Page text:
DENVER -- This is when every penalty becomes more perilous, every goal more glorious and every minute more magnified. Two more victories earn the Stanley Cup.
"Hey, this is what it's all about. This adds years to you," New Jersey forward Scott Gomez said Sunday as the Devils and Colorado Avalanche prepared for Monday night's Game 5. "You talk about nerves and everything, you are going to get it all here."
Through four games, Colorado and New Jersey have delivered everything expected from the league's best teams. Neither has won two straight in a series even at two games apiece, and the Avs are hoping to extend the trend after an uninspired performance in Game 4.
Colorado was outshot 35-12, outhit 38-19 and needed another sterling effort from goalie Patrick Roy to avoid a blowout. By Sunday, the Avalanche were doing their best to induce amnesia.
"You've got to look ahead," defenseman Ray Bourque said. "For us, it's Game 5."
Bourque, whose 22-year Stanley Cup search is half-complete, has hockey sticks older than the 21-year-old Gomez but the two have played big roles in the series.
Gomez, benched briefly after Bourque scored the decisive goal in Game 3, scored the game-tying goal Saturday night when Roy misplayed the puck behind the net.
The Devils will need Gomez's youthful energy even more Monday night because of an injury to top-line center Jason Arnott, who is questionable after being hit in the left temple by a flying puck in the first period Saturday.
Test showed no major damage, but the Devils likely won't know if Arnott can play until the hours leading up to the opening faceoff.
"I don't want to go out there and drop the puck and then have one shift and pack it in," Arnott said. "That is going to leave us one man short. It is one of the biggest games of the year, and I definitely don't want to miss it. I also have to look ahead as well."
Without Arnott for most of the game, linemates Patrik Elias and Petr Sykora scored for the first time in the series to help the Devils avoid a 3-1 series deficit.
New Jersey's next challenge will be avoiding the dropoff that has crippled both teams after each victory.
"I think momentum kind of goes out the door when you are playing in the finals," Devils coach Larry Robinson said. "We are the only two teams and basically it's a no-tomorrow situation. Everybody starts back at square one again."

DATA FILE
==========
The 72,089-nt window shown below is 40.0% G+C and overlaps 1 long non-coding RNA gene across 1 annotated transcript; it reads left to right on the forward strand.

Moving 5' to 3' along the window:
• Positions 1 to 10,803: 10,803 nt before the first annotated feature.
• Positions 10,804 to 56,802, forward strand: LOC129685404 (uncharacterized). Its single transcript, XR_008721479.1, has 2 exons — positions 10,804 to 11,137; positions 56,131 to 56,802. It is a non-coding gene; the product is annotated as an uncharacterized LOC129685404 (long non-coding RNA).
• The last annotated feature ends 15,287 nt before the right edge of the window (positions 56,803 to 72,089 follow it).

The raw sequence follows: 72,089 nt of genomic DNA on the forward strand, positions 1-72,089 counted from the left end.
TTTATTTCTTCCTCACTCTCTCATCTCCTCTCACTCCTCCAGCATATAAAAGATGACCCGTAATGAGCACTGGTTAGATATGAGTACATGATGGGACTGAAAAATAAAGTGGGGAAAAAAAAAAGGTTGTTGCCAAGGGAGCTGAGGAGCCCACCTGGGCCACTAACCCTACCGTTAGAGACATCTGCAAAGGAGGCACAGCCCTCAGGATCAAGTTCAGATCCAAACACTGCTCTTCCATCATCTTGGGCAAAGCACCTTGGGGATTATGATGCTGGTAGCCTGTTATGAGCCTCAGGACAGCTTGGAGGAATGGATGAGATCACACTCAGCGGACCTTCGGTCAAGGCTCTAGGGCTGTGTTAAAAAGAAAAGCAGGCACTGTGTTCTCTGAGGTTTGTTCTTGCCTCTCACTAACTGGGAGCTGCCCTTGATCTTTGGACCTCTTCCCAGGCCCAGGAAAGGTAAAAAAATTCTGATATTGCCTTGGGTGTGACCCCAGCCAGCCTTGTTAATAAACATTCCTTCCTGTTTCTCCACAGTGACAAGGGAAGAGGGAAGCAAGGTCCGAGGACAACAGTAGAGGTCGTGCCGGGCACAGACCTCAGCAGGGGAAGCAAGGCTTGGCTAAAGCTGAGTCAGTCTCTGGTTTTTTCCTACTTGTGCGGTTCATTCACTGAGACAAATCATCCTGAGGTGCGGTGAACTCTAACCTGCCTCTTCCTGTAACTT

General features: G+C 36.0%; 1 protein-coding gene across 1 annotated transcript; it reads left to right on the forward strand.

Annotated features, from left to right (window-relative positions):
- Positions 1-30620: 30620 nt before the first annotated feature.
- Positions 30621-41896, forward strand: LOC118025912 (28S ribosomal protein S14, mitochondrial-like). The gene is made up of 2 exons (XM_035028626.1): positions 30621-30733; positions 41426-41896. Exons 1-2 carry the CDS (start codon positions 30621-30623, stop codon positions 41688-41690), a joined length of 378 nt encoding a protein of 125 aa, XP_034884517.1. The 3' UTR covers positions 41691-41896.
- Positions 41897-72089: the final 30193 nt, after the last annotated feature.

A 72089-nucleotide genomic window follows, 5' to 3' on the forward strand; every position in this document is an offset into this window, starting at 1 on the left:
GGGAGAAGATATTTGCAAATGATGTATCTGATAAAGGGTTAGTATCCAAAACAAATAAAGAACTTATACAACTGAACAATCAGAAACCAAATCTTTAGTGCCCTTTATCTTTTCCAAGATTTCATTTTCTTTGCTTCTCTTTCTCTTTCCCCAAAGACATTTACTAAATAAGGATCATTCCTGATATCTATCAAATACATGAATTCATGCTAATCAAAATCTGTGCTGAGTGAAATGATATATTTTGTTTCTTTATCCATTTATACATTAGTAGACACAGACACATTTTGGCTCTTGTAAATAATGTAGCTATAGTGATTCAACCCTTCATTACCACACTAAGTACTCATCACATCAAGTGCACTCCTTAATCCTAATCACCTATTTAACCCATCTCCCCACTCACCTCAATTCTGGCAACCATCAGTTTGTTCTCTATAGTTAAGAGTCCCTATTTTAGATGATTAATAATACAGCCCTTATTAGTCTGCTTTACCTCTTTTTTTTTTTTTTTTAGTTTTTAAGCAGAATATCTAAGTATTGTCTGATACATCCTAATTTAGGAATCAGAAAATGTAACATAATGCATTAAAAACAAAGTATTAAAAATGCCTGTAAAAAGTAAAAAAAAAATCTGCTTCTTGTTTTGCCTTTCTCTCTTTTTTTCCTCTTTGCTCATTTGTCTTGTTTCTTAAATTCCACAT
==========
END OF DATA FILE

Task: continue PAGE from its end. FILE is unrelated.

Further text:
Robinson, who has won six Stanley Cup titles as a player and two as a coach, sharply criticized his team after losses on Games 1 and 3, but Colorado coach Bob Hartley has taken a different approach in his first finals appearance.
After nearly stealing a victory in Game 4, Hartley accentuated the positive as the series became a best-of-3 battle.
"If someone would have told me before Game 1 that after four games you guys would still have home-ice advantage and you are going to start a best-of-3, I think everyone would have taken this," he said.
If the Avalanche hope to dethrone the defending-champion Devils, they will have to put more pressure on New Jersey goalie Martin Brodeur, who could have played solitaire for much of Game 4.
Colorado scored its only two goals on breakaway chances and spent most of the game chasing the Devils around their own zone while Roy continued his marvelous playoff run.
"We left Patty alone in there and he stood on his head while we kind of sat on our heels," defenseman Adam Foote said. "I don't know if we were looking ahead or our mind wasn't totally focused on it, but we have to forget about it now."
The Avalanche received good news Sunday when forward Milan Hejduk returned to the ice after being leveled by Bobby Holik with four minutes left Saturday.
Hejduk, whose 22 points are tied with teammate Joe Sakic for the postseason scoring lead, needed stitches to close cuts above his left eye and chin but pronounced himself ready for Game 5.
The Devils may not be so lucky. Already without injured forward Randy McKay (broken hand), they face at least one game without Arnott. At this stage, New Jersey has no time to dwell on its misfortune.
"As you proceed in the series, you always have to be able to take it to another level," Robinson said. "Somebody that comes out of this game is only one win away from a Stanley Cup, so it is important we played our best game."
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